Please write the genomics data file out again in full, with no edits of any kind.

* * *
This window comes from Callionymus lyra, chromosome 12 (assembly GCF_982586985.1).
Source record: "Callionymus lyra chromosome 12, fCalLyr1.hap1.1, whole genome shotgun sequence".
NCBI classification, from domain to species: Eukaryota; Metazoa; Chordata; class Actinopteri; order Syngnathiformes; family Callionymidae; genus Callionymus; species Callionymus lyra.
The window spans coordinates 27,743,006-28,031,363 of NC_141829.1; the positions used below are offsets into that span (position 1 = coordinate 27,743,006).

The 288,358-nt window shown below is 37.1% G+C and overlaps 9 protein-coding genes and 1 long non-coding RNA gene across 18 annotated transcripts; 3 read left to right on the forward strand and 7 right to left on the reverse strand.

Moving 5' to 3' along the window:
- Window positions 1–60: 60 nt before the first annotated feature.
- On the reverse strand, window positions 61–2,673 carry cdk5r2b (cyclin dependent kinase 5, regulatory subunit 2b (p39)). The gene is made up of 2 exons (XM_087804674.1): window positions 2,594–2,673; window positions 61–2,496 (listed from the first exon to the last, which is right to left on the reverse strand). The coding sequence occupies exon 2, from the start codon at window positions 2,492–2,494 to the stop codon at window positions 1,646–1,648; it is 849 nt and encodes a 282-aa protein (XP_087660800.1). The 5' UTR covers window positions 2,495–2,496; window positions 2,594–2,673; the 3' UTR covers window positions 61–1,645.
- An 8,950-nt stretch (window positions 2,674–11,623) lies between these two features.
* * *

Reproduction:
This window comes from Callionymus lyra, chromosome 12 (assembly GCF_982586985.1).
Source record: "Callionymus lyra chromosome 12, fCalLyr1.hap1.1, whole genome shotgun sequence".
NCBI classification, from domain to species: Eukaryota; Metazoa; Chordata; class Actinopteri; order Syngnathiformes; family Callionymidae; genus Callionymus; species Callionymus lyra.
The window spans coordinates 27,743,006-28,031,363 of NC_141829.1; the positions used below are offsets into that span (position 1 = coordinate 27,743,006).

The 288,358-nt window shown below is 37.1% G+C and overlaps 9 protein-coding genes and 1 long non-coding RNA gene across 18 annotated transcripts; 3 read left to right on the forward strand and 7 right to left on the reverse strand.

Moving 5' to 3' along the window:
- Window positions 1–60: 60 nt before the first annotated feature.
- On the reverse strand, window positions 61–2,673 carry cdk5r2b (cyclin dependent kinase 5, regulatory subunit 2b (p39)). The gene is made up of 2 exons (XM_087804674.1): window positions 2,594–2,673; window positions 61–2,496 (listed from the first exon to the last, which is right to left on the reverse strand). The coding sequence occupies exon 2, from the start codon at window positions 2,492–2,494 to the stop codon at window positions 1,646–1,648; it is 849 nt and encodes a 282-aa protein (XP_087660800.1). The 5' UTR covers window positions 2,495–2,496; window positions 2,594–2,673; the 3' UTR covers window positions 61–1,645.
- An 8,950-nt stretch (window positions 2,674–11,623) lies between these two features.